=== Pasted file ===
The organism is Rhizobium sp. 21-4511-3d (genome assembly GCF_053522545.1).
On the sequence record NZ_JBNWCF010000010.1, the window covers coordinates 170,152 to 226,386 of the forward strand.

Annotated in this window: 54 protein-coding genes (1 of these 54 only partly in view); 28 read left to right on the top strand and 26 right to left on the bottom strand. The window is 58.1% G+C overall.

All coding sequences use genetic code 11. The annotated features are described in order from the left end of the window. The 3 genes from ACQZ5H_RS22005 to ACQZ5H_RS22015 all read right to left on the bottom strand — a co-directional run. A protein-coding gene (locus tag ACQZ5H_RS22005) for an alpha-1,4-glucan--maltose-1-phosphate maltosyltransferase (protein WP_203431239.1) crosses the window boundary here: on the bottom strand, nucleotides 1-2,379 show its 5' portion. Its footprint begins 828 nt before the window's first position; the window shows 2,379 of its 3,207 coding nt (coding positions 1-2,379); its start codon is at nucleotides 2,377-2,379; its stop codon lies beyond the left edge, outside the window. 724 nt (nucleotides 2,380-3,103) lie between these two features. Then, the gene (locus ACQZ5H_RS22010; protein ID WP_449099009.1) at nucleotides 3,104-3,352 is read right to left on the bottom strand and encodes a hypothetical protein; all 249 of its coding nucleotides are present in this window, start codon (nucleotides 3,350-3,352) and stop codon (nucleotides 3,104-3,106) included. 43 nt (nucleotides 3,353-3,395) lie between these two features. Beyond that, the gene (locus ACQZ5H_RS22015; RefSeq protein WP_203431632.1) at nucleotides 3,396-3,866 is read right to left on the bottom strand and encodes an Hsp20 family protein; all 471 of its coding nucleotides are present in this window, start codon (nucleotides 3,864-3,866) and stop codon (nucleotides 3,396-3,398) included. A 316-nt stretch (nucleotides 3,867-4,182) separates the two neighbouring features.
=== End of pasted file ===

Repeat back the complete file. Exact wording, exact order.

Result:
The organism is Rhizobium sp. 21-4511-3d (genome assembly GCF_053522545.1).
On the sequence record NZ_JBNWCF010000010.1, the window covers coordinates 170,152 to 226,386 of the forward strand.

Annotated in this window: 54 protein-coding genes (1 of these 54 only partly in view); 28 read left to right on the top strand and 26 right to left on the bottom strand. The window is 58.1% G+C overall.

All coding sequences use genetic code 11. The annotated features are described in order from the left end of the window. The 3 genes from ACQZ5H_RS22005 to ACQZ5H_RS22015 all read right to left on the bottom strand — a co-directional run. A protein-coding gene (locus tag ACQZ5H_RS22005) for an alpha-1,4-glucan--maltose-1-phosphate maltosyltransferase (protein WP_203431239.1) crosses the window boundary here: on the bottom strand, nucleotides 1-2,379 show its 5' portion. Its footprint begins 828 nt before the window's first position; the window shows 2,379 of its 3,207 coding nt (coding positions 1-2,379); its start codon is at nucleotides 2,377-2,379; its stop codon lies beyond the left edge, outside the window. 724 nt (nucleotides 2,380-3,103) lie between these two features. Then, the gene (locus ACQZ5H_RS22010; protein ID WP_449099009.1) at nucleotides 3,104-3,352 is read right to left on the bottom strand and encodes a hypothetical protein; all 249 of its coding nucleotides are present in this window, start codon (nucleotides 3,350-3,352) and stop codon (nucleotides 3,104-3,106) included. 43 nt (nucleotides 3,353-3,395) lie between these two features. Beyond that, the gene (locus ACQZ5H_RS22015; RefSeq protein WP_203431632.1) at nucleotides 3,396-3,866 is read right to left on the bottom strand and encodes an Hsp20 family protein; all 471 of its coding nucleotides are present in this window, start codon (nucleotides 3,864-3,866) and stop codon (nucleotides 3,396-3,398) included. A 316-nt stretch (nucleotides 3,867-4,182) separates the two neighbouring features.